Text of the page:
Lewisham Hospital reprieve: what it means for Bexley and Bromley

PUBLISHED: 09:48 06 August 2013 | UPDATED: 09:48 06 August 2013

Victorious Lewisham Hospital demonstrators outside the High Court. Pic by Stefan Rosseau/PA

Victorious Lewisham Hospital demonstrators outside the High Court. Pic by Stefan Rosseau/PA

PA Wire/Press Association Images

Last week the downgrading of Lewisham Hospital’s A&E and maternity services was ruled unlawful by a High Court judge.

Campaign group Save Lewisham Hospital and Lewisham Council were both successful in their action against the government, with Judge Mr Justice Silber quashing health secretary Jeremy Hunt’s plans.

The legal arguments were centred around whether Trust Special Administrator Matthew Kershaw, appointed to sort out the financially-stricken South London Healthcare Trust (SLHT), was acting legally in including Lewisham Hospital in his re-configuration of health services in south-east London.

Many residents and health workers were alarmed when he first announced that financially-sound Lewisham would be downgraded as a result of problems at a neighbouring trust which it had nothing to do with. It seemed unjust and shook people all over the country who realised no matter how safe their hospital seemed, it could become a target.

There was national jubilation when Mr Justice Silber decreed last Wednesday (July 31) that Mr Kershaw, and subsequently Mr Hunt, had acted outside their powers.

But what does this mean for the future of healthcare in south-east London?

Some health commentators were hoping the judge would go further, taking into account all of Mr Kershaw’s proposals which include marrying King’s College Hospital in Camberwell with the Princess Royal in Farnborough and bringing Queen Mary’s in Sidcup under the control of Dartford and Gravesham NHS Trust, with Oxleas NHS Foundation Trust managing its buildings.

John Lister, chairman of London Health Emergency, said: “The changes could be potentially disastrous for south-east London health. I don’t think any part of the plan is clinically sound.

“I’ve always tried to emphasise that this plan is a blow for the whole of south-east London health, and SLHT has been a millstone since it was formed.”

As it stands, the office of the Trust Special Administrator has confirmed the remainder of the changes will go ahead on October 1.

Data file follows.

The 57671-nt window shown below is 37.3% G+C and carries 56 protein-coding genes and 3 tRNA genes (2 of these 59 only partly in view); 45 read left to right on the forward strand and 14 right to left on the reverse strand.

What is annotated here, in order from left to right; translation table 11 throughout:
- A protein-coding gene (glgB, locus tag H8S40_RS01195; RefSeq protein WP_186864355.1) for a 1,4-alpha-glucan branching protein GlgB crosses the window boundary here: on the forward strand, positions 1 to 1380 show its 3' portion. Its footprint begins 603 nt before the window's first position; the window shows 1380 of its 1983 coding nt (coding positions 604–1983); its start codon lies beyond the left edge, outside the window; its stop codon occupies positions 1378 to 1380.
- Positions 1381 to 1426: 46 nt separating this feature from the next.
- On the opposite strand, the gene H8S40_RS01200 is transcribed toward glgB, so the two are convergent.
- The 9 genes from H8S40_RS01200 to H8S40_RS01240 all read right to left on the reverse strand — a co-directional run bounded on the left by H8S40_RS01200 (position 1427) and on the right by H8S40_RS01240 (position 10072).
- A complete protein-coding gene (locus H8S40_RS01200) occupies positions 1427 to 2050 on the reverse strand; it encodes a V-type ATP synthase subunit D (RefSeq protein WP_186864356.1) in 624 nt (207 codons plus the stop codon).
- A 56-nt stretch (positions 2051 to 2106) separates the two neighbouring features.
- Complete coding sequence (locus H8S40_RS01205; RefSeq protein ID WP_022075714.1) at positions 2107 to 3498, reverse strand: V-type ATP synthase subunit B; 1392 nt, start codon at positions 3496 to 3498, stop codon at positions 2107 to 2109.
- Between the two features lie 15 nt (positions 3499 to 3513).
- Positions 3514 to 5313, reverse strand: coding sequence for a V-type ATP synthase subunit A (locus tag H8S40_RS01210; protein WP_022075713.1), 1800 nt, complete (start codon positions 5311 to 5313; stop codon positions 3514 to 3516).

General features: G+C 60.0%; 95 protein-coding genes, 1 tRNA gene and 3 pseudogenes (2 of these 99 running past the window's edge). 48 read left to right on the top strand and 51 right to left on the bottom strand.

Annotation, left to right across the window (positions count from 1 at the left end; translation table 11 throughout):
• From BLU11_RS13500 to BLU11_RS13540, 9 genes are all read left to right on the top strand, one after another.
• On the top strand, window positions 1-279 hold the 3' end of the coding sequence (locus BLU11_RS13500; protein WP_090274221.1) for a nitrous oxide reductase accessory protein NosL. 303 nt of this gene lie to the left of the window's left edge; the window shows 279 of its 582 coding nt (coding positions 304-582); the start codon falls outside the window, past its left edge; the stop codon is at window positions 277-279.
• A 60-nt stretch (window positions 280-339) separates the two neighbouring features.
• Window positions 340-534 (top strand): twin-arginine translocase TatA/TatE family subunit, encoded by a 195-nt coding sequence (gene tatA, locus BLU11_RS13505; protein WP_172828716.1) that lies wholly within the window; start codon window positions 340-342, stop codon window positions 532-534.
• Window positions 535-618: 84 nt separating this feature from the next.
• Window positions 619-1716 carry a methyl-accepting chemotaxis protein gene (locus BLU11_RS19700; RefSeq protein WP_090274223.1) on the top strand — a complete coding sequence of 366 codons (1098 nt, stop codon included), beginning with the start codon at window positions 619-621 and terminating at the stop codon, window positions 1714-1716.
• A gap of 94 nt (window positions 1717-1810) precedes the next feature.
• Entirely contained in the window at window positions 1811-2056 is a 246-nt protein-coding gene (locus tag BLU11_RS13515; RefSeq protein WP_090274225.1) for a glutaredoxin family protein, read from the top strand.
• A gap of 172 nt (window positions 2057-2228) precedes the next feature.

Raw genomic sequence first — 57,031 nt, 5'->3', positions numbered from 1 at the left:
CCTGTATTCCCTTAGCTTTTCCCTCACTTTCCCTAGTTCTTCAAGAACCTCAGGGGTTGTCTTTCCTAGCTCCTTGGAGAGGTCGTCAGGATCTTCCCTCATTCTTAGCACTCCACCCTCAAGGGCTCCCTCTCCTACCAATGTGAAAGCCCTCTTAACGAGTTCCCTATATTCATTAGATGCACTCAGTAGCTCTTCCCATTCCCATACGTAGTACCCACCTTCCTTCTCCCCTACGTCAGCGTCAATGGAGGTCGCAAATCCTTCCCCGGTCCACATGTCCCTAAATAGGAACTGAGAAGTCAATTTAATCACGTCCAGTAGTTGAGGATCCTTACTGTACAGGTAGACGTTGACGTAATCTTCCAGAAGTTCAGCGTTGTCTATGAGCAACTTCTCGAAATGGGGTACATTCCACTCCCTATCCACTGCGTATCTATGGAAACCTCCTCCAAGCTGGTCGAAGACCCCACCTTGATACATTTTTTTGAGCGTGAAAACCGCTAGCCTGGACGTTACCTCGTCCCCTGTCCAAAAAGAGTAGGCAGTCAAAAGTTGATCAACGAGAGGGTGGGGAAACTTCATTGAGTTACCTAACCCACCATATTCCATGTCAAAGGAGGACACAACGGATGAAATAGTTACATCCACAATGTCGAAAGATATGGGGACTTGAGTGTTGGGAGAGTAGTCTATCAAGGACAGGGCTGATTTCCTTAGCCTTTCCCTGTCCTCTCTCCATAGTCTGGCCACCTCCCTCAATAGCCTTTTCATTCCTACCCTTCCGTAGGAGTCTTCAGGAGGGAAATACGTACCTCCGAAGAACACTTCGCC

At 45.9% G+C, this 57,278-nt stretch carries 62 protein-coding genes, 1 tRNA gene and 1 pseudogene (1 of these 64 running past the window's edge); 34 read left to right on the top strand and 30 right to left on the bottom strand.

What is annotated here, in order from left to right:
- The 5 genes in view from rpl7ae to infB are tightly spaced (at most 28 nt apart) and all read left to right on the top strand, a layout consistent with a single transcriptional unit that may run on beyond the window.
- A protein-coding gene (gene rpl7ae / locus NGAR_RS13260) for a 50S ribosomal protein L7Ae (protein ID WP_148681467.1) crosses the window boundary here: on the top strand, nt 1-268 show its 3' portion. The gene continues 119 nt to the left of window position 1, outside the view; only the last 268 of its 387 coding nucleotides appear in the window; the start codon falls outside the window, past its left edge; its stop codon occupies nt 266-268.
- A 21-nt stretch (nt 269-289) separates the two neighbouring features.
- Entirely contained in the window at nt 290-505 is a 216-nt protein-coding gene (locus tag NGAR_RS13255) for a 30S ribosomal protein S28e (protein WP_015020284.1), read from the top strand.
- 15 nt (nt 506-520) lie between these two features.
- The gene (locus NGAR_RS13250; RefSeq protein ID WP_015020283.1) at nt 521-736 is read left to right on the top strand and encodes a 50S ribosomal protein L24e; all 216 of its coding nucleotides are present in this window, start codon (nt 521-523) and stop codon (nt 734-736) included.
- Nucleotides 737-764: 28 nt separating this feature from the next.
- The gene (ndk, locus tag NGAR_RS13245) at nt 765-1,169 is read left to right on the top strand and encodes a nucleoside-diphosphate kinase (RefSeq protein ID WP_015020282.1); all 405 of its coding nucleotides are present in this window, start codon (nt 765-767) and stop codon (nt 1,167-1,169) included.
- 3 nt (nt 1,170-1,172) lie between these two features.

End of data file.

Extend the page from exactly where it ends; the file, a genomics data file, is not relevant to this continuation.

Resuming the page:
But Julie Mott, a health campaigner from Petts Wood, is concerned cuts could be made elsewhere to local health services – and fears the Princess Royal could be in the firing line.

“Both the Princess Royal and King’s are acute trusts. In the future this will be an easy place for them to make cutbacks if the department (of health) believe they can cope with one A&E at the two hospitals.

“People want A&Es on their doorsteps, especially for places with elderly populations like Bexley and Bromley. It would be disastrous for the residents.”

Mrs Mott also thinks Lewisham’s success, irrespective of the possibility of a possible appeal by the Department of Health’s, could just be a stay of execution if they want to cut services.

“The whole process has been about saving money. It’s not about improving services and I fear Bexley residents especially are going to suffer – I don’t know why Darent Valley Hospital, part of an acute trust, would want to take over a health campus?”

Bexley GP Bob Gill, who supported the Lewisham Hospital campaign, was delighted with what the decision will mean for local people in the short-term.

He said: “It’s great Lewisham Hospital has been saved. Downgrading would have had a dramatic effect on the people of Bexley and Bromley.

“I’m getting a lot of patients sent to me from hospitals because they’re not getting assessed properly, and changes to Lewisham would have exacerbated the situation.”

One of Mr Hunt’s key arguments for downgrading was that it would save 100 lives a year – a figure Mr Lister claims was spurious from the outset.

The campaigner said: “There’s no financial solution to the problems faced by SLHT. That’s why the administrator went wider than the trust in the first place, and I’m not sure how they think 100 lives a year would be saved locally.

“Saving money rarely means better services and I fear this is only a temporary reprieve.”

Mr Hunt has been given the right to appeal by Mr Justice Silber, a decision he has yet to make.

A spokesperson for the Department of Health said: “Of course we are disappointed by this decision. We need to consider the judgment carefully, and have obtained permission to appeal.

“We expect to continue other elements of that package of changes, including the dissolution of the South London Healthcare NHS Trust, planned for October 1.”

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